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State Comptroller Thomas P. DiNapoli issued a report Monday detailing the impact of federal aid on New York's municipalities and school districts. In 2015, local governments and school districts outside New York City received $4.7 billion in direct federal aid. Separately, New York City received $7 billion, of which $1.7 billion went to funding the city's public schools.

"Local governments receive much-needed federal aid that supports our schools, fixes our roads and keeps our communities safe," said DiNapoli. "But potential policy changes in Washington could have a considerable impact on local government operations. In today's political climate, it's important for New Yorkers to get a sense of how much funding is at stake and what programs might be at risk."

In areas outside New York City, counties received $2.6 billion, or 55 percent of the total federal aid reported by local governments, school districts $1.6 billion (33 percent), cities $274 million (6 percent), towns $198 million (4 percent), and villages $82 million (2 percent).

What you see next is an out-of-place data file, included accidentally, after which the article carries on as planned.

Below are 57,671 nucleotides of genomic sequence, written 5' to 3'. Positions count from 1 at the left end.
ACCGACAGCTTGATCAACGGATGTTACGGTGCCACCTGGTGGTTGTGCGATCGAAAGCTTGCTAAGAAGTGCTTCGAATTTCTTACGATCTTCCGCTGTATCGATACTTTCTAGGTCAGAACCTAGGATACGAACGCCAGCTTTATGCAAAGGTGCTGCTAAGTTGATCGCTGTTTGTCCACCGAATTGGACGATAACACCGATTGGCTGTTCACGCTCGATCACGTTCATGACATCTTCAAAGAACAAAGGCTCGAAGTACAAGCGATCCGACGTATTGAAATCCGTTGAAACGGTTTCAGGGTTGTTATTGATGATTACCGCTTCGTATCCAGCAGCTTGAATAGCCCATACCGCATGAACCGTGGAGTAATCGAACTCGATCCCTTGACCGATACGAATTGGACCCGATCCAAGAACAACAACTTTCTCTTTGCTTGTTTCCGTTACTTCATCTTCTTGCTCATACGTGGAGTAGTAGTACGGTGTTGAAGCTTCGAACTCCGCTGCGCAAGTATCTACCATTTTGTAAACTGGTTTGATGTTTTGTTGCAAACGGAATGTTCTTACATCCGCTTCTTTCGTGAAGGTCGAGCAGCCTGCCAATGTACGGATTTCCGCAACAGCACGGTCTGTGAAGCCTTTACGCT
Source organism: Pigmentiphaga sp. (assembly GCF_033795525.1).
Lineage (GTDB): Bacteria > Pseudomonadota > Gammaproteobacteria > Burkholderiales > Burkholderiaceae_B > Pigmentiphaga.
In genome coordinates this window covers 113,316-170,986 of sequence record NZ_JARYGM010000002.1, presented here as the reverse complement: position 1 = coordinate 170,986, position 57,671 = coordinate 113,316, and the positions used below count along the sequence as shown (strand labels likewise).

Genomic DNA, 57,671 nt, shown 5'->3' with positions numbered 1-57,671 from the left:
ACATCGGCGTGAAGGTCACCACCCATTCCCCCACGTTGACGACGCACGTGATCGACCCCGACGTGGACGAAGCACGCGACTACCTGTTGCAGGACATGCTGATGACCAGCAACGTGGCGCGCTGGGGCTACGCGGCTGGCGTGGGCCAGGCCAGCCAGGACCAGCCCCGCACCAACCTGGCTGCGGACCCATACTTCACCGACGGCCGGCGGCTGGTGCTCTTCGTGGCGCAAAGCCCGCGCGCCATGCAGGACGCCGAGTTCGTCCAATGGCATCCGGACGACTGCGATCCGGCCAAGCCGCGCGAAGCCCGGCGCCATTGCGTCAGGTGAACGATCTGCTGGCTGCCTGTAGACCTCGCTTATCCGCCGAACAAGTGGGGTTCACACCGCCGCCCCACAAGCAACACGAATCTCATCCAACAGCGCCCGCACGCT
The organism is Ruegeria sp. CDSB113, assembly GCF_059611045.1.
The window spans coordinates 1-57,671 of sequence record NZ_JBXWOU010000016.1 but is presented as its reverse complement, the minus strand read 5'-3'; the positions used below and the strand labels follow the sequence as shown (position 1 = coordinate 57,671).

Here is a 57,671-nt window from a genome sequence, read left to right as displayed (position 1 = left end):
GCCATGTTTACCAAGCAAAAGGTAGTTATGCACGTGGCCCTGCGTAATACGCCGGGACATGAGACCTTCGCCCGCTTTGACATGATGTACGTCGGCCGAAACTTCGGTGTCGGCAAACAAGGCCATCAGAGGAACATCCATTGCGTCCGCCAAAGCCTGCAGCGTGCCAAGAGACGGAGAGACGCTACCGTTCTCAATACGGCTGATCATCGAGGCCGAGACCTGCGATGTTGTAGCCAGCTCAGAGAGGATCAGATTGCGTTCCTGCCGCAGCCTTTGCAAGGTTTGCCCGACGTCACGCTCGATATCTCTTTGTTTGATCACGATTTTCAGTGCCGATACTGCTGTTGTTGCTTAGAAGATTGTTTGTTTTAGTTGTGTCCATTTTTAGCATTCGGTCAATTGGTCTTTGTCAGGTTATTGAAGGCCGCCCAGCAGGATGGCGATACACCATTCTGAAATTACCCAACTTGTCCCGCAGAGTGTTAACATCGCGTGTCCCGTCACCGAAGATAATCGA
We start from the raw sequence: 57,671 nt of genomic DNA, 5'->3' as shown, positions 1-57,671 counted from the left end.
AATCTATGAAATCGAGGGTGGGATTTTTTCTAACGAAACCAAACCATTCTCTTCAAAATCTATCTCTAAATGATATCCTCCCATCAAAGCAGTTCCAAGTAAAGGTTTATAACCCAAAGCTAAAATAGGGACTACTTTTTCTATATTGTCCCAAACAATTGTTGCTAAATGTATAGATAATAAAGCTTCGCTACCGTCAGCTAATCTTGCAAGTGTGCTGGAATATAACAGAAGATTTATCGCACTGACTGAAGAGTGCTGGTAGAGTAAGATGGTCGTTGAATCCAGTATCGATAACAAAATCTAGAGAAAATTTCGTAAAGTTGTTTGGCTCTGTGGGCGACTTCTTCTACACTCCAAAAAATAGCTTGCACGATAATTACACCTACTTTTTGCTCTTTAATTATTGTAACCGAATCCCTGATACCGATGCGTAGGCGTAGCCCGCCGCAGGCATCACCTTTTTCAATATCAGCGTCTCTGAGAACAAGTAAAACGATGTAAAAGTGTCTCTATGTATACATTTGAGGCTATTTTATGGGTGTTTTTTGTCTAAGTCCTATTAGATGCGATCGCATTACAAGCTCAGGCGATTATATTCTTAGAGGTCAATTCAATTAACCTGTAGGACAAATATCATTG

How heavily local governments rely on federal aid as part of their individual revenue mix varies by class. In 2015, federal aid as a share of total revenue was the highest for counties (11.2 percent), followed by New York City (10.1 percent), New York City schools (6.5 percent), other cities in the state (5.7 percent), other school districts (4.1 percent), villages (2.9 percent) and towns (2.7 percent). Reliance on federal aid can also vary widely within these classes of government.

Specific data on each county, city, town, village and school district for 2015 is available through a new, interactive feature on DiNapoli's website.

Generally, the type of federal aid New York's local governments received in 2015 supported a broad range of purposes, which includes social services, education, transportation, public safety, economic development, health, community services, culture and recreation, utilities and sanitation.